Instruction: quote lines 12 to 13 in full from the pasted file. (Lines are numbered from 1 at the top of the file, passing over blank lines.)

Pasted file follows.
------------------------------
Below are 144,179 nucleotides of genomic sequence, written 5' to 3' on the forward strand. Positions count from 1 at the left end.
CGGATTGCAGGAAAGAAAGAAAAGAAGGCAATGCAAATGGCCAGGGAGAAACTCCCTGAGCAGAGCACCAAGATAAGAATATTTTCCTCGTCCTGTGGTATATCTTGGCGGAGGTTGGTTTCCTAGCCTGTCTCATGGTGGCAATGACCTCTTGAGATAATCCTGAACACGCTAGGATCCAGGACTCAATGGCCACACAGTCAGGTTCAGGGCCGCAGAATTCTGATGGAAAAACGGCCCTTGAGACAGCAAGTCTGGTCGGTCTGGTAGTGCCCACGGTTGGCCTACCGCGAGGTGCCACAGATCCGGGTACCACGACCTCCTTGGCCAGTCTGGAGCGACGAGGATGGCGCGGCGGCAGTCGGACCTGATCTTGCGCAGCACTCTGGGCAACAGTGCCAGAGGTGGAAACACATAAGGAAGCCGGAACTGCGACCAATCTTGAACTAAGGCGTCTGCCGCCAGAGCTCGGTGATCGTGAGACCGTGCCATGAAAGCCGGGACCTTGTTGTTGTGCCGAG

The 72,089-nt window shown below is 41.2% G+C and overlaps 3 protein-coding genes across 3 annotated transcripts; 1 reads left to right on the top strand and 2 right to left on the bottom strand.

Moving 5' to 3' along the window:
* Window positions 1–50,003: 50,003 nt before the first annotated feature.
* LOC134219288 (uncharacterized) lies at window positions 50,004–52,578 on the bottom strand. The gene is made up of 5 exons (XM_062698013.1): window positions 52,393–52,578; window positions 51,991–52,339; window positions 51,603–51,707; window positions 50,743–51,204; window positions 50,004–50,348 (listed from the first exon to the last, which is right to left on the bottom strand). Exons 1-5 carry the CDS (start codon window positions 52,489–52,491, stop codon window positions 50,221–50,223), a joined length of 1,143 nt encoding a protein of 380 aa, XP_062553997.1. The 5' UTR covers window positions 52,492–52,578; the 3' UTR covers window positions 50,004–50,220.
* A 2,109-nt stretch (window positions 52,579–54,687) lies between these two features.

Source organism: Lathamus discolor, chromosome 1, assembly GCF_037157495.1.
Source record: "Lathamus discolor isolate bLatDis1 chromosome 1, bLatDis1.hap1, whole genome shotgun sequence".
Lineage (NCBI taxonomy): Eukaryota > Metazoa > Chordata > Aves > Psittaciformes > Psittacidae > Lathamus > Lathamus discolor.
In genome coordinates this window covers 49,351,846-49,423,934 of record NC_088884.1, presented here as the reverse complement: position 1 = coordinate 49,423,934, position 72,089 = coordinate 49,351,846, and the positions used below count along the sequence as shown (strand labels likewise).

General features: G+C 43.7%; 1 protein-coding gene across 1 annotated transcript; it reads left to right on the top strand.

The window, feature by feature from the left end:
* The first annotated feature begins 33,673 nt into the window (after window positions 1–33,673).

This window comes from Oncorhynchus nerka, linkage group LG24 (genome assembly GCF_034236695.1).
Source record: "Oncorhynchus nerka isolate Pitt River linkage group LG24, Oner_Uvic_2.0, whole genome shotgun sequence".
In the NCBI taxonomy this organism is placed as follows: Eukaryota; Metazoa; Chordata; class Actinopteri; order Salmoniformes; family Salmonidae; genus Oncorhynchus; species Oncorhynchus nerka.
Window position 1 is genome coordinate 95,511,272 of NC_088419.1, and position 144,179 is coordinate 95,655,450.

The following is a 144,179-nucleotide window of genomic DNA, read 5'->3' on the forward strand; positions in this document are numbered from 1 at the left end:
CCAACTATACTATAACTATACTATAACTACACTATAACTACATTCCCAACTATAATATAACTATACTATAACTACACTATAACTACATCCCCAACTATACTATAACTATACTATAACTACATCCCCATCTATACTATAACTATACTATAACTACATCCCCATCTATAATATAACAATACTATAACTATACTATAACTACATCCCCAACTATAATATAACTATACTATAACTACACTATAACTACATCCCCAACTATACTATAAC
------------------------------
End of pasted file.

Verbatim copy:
General features: G+C 43.7%; 1 protein-coding gene across 1 annotated transcript; it reads left to right on the top strand.

The window, feature by feature from the left end: